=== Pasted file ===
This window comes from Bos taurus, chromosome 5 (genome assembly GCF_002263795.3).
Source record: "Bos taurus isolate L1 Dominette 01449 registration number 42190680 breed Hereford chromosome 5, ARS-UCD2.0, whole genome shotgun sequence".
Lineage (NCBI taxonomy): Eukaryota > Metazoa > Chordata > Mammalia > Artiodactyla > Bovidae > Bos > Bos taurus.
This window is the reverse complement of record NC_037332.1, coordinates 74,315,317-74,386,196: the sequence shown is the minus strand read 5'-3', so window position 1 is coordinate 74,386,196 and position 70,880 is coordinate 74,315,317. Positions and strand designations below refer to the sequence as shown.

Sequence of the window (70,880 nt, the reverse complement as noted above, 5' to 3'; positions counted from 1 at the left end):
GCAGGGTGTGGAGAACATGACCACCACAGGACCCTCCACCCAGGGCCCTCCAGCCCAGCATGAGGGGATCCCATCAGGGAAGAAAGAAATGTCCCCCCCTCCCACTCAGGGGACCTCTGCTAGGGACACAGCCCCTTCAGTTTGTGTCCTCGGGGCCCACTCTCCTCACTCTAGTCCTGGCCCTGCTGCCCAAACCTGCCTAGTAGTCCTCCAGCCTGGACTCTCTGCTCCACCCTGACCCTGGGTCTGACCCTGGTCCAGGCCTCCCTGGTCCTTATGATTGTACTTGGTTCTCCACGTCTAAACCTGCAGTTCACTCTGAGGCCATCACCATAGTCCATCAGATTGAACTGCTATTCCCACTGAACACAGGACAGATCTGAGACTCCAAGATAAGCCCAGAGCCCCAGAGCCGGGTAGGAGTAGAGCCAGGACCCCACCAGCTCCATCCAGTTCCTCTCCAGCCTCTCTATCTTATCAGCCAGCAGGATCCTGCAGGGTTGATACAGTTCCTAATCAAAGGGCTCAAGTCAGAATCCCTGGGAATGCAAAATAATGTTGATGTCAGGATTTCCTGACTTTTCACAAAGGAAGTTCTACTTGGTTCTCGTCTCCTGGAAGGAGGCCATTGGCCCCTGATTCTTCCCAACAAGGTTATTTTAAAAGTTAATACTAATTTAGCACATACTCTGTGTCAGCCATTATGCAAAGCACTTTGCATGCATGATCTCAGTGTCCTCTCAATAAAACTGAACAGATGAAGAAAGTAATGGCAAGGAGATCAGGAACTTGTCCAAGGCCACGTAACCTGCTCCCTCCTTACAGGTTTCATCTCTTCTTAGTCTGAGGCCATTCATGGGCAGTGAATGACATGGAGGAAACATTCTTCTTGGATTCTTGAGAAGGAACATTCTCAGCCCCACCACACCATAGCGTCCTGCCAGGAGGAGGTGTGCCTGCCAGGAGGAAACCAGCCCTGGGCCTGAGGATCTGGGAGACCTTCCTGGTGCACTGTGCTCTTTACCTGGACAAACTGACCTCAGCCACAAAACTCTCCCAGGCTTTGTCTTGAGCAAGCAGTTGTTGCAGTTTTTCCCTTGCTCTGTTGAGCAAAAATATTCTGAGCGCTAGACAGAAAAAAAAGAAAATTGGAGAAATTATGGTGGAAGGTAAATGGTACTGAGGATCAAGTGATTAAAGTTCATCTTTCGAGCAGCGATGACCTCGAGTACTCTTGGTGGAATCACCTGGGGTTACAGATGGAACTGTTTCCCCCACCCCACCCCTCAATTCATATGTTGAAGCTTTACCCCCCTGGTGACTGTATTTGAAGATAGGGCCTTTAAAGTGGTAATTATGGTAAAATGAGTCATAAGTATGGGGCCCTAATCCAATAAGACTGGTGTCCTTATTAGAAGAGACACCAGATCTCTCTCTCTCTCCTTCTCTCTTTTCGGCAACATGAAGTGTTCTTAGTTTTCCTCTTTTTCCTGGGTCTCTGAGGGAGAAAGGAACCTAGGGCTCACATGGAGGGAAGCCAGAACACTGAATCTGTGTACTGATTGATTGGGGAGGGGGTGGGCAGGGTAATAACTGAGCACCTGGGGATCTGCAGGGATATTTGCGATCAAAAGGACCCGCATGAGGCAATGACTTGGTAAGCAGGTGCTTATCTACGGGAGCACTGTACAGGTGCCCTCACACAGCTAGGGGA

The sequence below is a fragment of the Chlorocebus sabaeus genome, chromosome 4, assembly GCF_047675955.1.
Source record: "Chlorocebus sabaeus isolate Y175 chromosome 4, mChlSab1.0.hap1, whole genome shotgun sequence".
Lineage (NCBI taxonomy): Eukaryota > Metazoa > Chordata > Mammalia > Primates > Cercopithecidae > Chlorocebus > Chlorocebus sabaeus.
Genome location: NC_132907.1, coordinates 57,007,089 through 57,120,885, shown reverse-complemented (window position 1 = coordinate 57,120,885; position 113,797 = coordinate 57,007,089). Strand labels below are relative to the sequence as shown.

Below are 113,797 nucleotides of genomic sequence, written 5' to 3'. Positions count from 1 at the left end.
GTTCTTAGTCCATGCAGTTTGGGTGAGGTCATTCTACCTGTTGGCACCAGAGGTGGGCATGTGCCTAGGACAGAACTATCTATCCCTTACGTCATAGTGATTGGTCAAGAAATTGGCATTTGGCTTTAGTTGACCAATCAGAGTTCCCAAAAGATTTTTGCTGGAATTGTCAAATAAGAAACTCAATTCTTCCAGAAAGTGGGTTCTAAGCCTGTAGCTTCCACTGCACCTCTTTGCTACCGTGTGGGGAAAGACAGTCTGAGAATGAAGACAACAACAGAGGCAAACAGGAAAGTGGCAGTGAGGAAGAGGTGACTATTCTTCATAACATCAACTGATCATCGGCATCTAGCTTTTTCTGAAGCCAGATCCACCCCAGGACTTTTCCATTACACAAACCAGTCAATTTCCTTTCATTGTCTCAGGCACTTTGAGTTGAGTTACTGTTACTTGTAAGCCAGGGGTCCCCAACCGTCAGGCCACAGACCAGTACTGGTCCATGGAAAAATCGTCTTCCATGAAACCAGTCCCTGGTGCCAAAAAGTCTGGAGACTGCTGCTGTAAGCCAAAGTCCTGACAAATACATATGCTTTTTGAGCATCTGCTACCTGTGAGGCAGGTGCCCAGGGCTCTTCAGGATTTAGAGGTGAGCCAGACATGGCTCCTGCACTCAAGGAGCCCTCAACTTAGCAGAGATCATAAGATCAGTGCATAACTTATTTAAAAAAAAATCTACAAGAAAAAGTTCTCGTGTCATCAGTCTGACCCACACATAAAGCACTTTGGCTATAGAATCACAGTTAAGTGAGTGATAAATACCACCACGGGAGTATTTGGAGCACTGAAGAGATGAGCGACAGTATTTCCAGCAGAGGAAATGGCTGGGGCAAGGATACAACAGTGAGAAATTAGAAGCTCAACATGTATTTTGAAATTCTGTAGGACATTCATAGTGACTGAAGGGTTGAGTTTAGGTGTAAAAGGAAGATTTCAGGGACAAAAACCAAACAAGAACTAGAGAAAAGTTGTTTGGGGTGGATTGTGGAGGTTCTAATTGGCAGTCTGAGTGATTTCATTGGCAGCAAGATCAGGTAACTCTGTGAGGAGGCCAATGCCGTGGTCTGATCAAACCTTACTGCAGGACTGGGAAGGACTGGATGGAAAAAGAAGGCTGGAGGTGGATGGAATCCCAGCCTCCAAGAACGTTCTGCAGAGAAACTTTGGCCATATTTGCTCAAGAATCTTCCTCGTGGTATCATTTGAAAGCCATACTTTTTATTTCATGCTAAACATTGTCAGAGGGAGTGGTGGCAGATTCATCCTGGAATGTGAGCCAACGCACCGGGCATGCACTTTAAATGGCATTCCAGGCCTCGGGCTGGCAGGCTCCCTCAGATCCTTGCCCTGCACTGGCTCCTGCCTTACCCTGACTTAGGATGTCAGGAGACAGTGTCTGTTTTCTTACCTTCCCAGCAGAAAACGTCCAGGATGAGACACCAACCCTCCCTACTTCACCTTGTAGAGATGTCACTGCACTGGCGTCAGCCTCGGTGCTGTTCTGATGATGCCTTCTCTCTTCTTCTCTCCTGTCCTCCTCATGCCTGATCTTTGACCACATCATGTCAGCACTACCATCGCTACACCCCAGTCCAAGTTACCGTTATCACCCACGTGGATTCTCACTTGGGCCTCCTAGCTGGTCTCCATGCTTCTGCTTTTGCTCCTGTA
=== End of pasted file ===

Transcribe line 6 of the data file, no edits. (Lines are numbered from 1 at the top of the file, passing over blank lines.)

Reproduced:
GCAGGGTGTGGAGAACATGACCACCACAGGACCCTCCACCCAGGGCCCTCCAGCCCAGCATGAGGGGATCCCATCAGGGAAGAAAGAAATGTCCCCCCCTCCCACTCAGGGGACCTCTGCTAGGGACACAGCCCCTTCAGTTTGTGTCCTCGGGGCCCACTCTCCTCACTCTAGTCCTGGCCCTGCTGCCCAAACCTGCCTAGTAGTCCTCCAGCCTGGACTCTCTGCTCCACCCTGACCCTGGGTCTGACCCTGGTCCAGGCCTCCCTGGTCCTTATGATTGTACTTGGTTCTCCACGTCTAAACCTGCAGTTCACTCTGAGGCCATCACCATAGTCCATCAGATTGAACTGCTATTCCCACTGAACACAGGACAGATCTGAGACTCCAAGATAAGCCCAGAGCCCCAGAGCCGGGTAGGAGTAGAGCCAGGACCCCACCAGCTCCATCCAGTTCCTCTCCAGCCTCTCTATCTTATCAGCCAGCAGGATCCTGCAGGGTTGATACAGTTCCTAATCAAAGGGCTCAAGTCAGAATCCCTGGGAATGCAAAATAATGTTGATGTCAGGATTTCCTGACTTTTCACAAAGGAAGTTCTACTTGGTTCTCGTCTCCTGGAAGGAGGCCATTGGCCCCTGATTCTTCCCAACAAGGTTATTTTAAAAGTTAATACTAATTTAGCACATACTCTGTGTCAGCCATTATGCAAAGCACTTTGCATGCATGATCTCAGTGTCCTCTCAATAAAACTGAACAGATGAAGAAAGTAATGGCAAGGAGATCAGGAACTTGTCCAAGGCCACGTAACCTGCTCCCTCCTTACAGGTTTCATCTCTTCTTAGTCTGAGGCCATTCATGGGCAGTGAATGACATGGAGGAAACATTCTTCTTGGATTCTTGAGAAGGAACATTCTCAGCCCCACCACACCATAGCGTCCTGCCAGGAGGAGGTGTGCCTGCCAGGAGGAAACCAGCCCTGGGCCTGAGGATCTGGGAGACCTTCCTGGTGCACTGTGCTCTTTACCTGGACAAACTGACCTCAGCCACAAAACTCTCCCAGGCTTTGTCTTGAGCAAGCAGTTGTTGCAGTTTTTCCCTTGCTCTGTTGAGCAAAAATATTCTGAGCGCTAGACAGAAAAAAAAGAAAATTGGAGAAATTATGGTGGAAGGTAAATGGTACTGAGGATCAAGTGATTAAAGTTCATCTTTCGAGCAGCGATGACCTCGAGTACTCTTGGTGGAATCACCTGGGGTTACAGATGGAACTGTTTCCCCCACCCCACCCCTCAATTCATATGTTGAAGCTTTACCCCCCTGGTGACTGTATTTGAAGATAGGGCCTTTAAAGTGGTAATTATGGTAAAATGAGTCATAAGTATGGGGCCCTAATCCAATAAGACTGGTGTCCTTATTAGAAGAGACACCAGATCTCTCTCTCTCTCCTTCTCTCTTTTCGGCAACATGAAGTGTTCTTAGTTTTCCTCTTTTTCCTGGGTCTCTGAGGGAGAAAGGAACCTAGGGCTCACATGGAGGGAAGCCAGAACACTGAATCTGTGTACTGATTGATTGGGGAGGGGGTGGGCAGGGTAATAACTGAGCACCTGGGGATCTGCAGGGATATTTGCGATCAAAAGGACCCGCATGAGGCAATGACTTGGTAAGCAGGTGCTTATCTACGGGAGCACTGTACAGGTGCCCTCACACAGCTAGGGGA